In this context, what may point us to the trajectory of the relationship post-Doka La are the statements that emerged. Jaishankar added that: "President Xi and Prime Minister Modi laid out a positive view of where our ties could go and there were some detailed discussions about the mechanisms, which could help both the countries go forward in that direction with the help of inter-governmental groups like strategic institutions, and that can be used to build that relationship. There was a constructive sense of the relationship to keep the ties on an upward trajectory," according to ANI.

Amid this apparent intention of both countries to reengage, China's stress on Panchsheel principles of co-existence, along with a stress on "healthy, stable bilateral ties", was even more intriguing.

"China is willing to work with India on the basis of the Five Principles of Peaceful Coexistence which were put forward by both countries to improve political mutual trust, promote mutually beneficial cooperation, and push Sino-Indian ties along a right track," Xinhua quoted Xi as saying.

Xi's invoking of Jawaharlal Nehru's formula — a throwback to the rosy but doomed slogan Hindi-Chini-Bhai-Bhai — is designed to convince the Indians of China's "peaceful rise". So far, Xi has demolished every tenet of Hu Jintao's foreign policy. To invoke the past as a platform for Sino-Indian reengagement appears constrained at best and insincere at worst. But we must still note China's conciliatory language and measured tone.

It is tempting to interpret China's 'new-found respect' for India as a fallout of Doka La, but that would be misleading.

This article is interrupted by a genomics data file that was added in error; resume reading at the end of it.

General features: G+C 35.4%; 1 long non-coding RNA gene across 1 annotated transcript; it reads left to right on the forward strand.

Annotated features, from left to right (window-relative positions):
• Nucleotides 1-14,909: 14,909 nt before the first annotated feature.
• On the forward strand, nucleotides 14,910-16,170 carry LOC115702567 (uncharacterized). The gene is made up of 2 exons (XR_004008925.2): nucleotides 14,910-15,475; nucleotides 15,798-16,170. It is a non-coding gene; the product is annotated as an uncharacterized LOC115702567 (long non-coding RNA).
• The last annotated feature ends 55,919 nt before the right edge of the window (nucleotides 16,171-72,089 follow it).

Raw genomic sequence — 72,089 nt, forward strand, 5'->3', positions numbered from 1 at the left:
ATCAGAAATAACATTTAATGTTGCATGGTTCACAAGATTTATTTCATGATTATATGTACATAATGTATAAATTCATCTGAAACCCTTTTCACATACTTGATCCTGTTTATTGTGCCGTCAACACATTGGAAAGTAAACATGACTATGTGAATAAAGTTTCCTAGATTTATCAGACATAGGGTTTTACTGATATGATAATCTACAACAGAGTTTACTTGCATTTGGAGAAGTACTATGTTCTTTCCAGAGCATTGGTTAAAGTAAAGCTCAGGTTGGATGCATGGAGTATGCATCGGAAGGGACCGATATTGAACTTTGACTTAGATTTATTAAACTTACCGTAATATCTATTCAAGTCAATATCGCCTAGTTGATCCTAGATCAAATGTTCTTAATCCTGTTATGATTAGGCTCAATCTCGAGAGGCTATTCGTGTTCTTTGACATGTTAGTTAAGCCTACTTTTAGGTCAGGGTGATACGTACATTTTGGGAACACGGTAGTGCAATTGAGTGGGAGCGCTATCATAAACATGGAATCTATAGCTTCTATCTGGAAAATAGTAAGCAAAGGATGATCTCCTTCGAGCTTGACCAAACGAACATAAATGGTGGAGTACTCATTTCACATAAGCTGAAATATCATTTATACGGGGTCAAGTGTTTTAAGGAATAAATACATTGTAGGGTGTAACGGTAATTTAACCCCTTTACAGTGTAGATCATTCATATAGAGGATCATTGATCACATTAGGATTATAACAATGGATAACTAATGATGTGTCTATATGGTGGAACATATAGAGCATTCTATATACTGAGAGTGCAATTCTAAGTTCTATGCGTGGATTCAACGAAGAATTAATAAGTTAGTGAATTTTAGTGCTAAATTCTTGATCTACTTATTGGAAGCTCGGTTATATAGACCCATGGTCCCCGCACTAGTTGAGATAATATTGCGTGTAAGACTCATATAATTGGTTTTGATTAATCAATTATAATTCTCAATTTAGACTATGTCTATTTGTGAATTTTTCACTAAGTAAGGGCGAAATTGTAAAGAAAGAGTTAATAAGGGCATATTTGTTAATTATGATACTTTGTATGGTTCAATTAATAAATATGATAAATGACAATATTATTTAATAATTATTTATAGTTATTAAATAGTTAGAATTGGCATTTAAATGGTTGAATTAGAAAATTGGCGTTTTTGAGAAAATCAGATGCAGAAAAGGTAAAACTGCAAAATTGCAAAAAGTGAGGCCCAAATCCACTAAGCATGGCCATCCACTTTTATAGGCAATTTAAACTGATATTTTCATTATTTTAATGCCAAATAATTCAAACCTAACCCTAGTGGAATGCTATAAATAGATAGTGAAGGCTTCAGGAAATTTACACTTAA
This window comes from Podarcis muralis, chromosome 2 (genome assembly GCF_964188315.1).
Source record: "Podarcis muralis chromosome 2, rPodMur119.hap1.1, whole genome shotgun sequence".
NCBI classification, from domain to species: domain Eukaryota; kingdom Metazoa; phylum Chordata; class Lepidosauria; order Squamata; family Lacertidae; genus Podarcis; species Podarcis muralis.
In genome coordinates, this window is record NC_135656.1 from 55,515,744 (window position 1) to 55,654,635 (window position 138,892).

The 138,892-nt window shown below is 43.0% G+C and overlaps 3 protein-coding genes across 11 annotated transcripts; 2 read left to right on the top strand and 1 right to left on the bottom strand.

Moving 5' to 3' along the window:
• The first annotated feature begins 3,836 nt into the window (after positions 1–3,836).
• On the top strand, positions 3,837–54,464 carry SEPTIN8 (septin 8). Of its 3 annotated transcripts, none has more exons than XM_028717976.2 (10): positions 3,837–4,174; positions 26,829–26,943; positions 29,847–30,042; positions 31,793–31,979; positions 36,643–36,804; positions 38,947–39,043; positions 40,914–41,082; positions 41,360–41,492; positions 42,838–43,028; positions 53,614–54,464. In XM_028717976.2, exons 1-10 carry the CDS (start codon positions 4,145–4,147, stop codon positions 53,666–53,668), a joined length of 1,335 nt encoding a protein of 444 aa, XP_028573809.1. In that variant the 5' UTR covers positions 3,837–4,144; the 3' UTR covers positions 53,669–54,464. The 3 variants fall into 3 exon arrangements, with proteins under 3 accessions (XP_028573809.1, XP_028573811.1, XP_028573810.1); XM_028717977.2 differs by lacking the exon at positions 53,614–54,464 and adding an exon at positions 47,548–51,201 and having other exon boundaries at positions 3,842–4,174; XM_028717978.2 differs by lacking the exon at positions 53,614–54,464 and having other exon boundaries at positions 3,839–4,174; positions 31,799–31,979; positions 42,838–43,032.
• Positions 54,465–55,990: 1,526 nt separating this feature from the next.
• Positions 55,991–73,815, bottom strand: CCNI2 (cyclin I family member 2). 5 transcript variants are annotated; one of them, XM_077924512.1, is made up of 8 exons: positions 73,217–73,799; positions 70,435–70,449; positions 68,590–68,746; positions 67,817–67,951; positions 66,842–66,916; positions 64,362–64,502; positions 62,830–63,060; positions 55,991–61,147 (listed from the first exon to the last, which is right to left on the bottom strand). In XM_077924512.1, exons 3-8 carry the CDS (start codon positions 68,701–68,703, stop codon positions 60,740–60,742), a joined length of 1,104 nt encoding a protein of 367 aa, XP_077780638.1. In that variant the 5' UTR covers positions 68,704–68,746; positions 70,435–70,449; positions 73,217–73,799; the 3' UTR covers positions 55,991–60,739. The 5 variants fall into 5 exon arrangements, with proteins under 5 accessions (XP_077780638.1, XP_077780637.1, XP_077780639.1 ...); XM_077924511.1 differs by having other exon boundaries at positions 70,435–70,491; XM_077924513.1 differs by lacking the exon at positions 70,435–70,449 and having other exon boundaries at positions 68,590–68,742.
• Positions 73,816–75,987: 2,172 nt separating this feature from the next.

China's attempt to recalibrate the bilateral relationship is necessitated by its own piquant position. Apart from a recognition of the fact that both countries have more to gain in conciliation than in conflict, it is an acknowledgement that Xi might be more vulnerable than is generally believed.

The One Belt One Road Initiative, where Xi has put all his eggs, is increasingly running into geopolitical headwinds. China's chequebook diplomacy may have worked to convince some nations of OBOR's viability but to many still, the expansive maritime and land connectivity project is little more than a tool of economic coercion. Japan has stood out against it, and so has Indonesia. Many European nations, who are keenly watching the developments, haven't committed fully to it. Antagonising India further and pushing it closer to US axis in no way serves China's interest. Convincing India to participate in it is a smarter move.

China knows that CPEC violates India's core concerns but it is in no position to rescind the plan. Analysts have pointed out that Beijing has expressed private concerns about the safety of its workers from Pakistan-based terrorists. Amid this scenario, the least it can do is not to make a hostile enemy out of a country with which it has historical ties and an advantageous trade equation.

India is also the quietest part of the neighbourhood for China, more so at a time when Kim Jong-Un is out to test the limit of Donald Trump's patience resulting in a very volatile situation in Korean Peninsula. The olive branch to India is rooted in these realities.

India has shown maturity in not falling into the trap of trying a game of one-upmanship with Xi. It may be counter-intuitive to suggest so, but Doka La may have actually rescued the bilateral relationship from a freefall.

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Updated Date: Sep 05, 2017 17:24:13 IST